Rejection at any age is difficult, but it's especially tough on tweens. Their self-image can be bruised easily, and they're just starting to develop strategies for dealing with disappointment, says Ian Tofler, Ph.D., author of Keeping Your Kids Out Front Without Kicking Them From Behind. To help your child rebound from a setback:
Don't get in on the act. You may have wanted him to make the team as badly as he did, but showing your sadness will make him feel like he let you down.
Find out what's really bothering him. He may be worried he won't get to see friends who were chosen. If so, help him figure out other ways to hang out with his buddies.
Share your setbacks --and how you overcame them. Hearing that you've faced similar disappointments and bounced back will convince him that he'll get over his, too. Tell him about celebrities who didn't do well in their field as kids --like Michael Jordan, who got cut from his high school basketball team.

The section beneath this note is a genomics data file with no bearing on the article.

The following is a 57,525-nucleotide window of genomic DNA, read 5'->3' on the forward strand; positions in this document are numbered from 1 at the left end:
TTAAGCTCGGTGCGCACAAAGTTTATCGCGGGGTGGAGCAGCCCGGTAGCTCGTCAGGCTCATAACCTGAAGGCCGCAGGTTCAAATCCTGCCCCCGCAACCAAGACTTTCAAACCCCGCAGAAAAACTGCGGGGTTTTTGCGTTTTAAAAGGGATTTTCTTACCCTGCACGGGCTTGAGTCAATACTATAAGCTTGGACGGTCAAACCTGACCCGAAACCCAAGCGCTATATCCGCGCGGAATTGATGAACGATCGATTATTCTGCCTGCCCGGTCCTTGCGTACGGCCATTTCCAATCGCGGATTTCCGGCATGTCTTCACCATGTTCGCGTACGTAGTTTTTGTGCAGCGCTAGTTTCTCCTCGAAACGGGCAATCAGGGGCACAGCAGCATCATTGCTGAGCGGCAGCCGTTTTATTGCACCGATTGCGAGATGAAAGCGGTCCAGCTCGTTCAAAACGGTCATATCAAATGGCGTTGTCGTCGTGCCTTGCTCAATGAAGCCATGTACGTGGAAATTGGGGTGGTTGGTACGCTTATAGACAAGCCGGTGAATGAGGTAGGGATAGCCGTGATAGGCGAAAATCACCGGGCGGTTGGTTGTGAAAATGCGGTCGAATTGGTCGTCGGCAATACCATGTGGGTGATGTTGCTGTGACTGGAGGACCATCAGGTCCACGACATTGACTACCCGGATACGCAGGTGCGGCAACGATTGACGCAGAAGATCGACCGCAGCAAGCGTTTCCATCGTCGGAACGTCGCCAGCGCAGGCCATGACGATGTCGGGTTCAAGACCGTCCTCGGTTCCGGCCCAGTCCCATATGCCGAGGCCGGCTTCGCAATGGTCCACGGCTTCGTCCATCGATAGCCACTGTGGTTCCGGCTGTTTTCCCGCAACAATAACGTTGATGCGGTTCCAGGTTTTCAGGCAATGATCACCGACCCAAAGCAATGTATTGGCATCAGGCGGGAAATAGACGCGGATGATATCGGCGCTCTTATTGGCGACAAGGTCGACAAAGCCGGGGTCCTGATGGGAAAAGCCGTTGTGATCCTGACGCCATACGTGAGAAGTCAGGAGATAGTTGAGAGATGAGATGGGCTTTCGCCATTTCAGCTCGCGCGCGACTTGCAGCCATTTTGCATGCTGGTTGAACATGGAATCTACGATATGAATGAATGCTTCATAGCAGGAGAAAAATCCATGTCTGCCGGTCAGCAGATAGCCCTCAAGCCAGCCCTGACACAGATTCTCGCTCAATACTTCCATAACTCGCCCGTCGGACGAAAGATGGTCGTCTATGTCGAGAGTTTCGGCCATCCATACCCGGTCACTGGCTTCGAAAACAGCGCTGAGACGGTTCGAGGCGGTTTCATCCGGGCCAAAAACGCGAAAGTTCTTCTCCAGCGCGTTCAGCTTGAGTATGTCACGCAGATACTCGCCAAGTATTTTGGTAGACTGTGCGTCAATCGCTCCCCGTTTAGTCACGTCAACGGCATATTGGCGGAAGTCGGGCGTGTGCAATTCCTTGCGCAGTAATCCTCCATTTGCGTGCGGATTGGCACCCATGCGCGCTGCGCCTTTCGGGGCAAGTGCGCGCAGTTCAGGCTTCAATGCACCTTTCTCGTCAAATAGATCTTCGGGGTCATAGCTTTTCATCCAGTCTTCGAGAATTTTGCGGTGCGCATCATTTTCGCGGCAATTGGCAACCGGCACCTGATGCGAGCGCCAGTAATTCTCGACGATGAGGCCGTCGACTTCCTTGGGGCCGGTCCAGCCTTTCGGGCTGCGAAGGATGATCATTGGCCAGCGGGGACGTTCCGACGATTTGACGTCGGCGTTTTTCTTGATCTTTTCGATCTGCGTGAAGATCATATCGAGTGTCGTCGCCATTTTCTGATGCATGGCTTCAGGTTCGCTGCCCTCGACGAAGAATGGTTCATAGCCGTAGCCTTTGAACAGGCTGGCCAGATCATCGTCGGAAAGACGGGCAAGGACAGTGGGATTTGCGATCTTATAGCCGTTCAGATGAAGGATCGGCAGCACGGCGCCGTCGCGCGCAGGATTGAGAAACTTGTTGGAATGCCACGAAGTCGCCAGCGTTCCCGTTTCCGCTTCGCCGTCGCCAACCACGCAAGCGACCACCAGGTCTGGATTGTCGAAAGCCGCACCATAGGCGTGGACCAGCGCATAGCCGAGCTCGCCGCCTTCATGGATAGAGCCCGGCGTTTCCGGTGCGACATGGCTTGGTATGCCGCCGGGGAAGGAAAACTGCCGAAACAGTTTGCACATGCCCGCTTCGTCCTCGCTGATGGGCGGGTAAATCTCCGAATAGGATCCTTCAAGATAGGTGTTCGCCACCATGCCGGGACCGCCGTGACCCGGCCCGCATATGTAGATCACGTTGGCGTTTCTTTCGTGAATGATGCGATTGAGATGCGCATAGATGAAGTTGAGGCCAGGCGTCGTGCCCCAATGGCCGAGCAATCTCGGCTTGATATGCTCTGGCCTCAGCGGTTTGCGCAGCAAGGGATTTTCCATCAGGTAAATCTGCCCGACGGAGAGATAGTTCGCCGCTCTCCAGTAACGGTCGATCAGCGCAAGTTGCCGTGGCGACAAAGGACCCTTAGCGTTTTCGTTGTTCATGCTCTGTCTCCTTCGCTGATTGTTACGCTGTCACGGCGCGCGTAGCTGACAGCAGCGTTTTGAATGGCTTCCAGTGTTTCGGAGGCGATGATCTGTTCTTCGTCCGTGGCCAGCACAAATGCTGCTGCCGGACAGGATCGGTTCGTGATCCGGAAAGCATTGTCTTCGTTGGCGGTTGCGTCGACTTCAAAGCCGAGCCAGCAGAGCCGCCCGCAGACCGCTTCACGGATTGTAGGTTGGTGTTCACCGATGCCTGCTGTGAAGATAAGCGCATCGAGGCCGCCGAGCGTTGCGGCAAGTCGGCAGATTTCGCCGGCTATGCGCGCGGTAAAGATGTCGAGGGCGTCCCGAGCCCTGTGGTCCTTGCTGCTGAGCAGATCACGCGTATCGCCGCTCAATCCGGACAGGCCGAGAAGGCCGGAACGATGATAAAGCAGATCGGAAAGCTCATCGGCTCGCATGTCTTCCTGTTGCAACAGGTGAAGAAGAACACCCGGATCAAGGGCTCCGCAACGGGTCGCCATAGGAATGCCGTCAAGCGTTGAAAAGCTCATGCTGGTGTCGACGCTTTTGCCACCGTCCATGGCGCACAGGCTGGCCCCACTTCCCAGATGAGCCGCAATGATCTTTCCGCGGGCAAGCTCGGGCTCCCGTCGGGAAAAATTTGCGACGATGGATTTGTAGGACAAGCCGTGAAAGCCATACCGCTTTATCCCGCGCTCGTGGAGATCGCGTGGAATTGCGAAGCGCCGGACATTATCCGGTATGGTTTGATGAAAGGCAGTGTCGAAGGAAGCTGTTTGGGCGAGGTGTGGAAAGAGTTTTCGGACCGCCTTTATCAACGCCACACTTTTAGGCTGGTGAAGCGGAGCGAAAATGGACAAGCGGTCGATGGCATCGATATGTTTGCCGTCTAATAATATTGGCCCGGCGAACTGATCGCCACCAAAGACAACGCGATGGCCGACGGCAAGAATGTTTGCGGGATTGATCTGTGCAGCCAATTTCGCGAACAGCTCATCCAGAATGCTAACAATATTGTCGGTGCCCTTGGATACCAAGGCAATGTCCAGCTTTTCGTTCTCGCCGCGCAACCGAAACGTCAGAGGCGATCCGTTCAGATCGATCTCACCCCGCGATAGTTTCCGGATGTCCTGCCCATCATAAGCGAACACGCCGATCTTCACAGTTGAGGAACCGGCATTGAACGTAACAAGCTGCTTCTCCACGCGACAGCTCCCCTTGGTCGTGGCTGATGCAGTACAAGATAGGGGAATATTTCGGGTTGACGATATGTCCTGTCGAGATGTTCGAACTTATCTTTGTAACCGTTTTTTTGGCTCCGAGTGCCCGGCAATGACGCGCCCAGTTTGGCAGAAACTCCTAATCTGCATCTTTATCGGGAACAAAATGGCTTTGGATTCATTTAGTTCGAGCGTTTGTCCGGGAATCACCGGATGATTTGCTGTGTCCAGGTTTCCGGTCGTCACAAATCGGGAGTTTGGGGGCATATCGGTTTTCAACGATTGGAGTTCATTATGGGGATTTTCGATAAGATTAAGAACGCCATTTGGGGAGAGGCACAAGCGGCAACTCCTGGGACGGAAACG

If he's still set on achieving his goal, and there's another chance to try out, go with him to talk to the coach or director and get feedback on what your child can do to improve. Then help him make a reasonable plan for practicing more or getting extra help. In the future, instead of just applauding a good grade or a winning score, praise his dedication and focus during a project to show him the end result isn't the only thing that matters.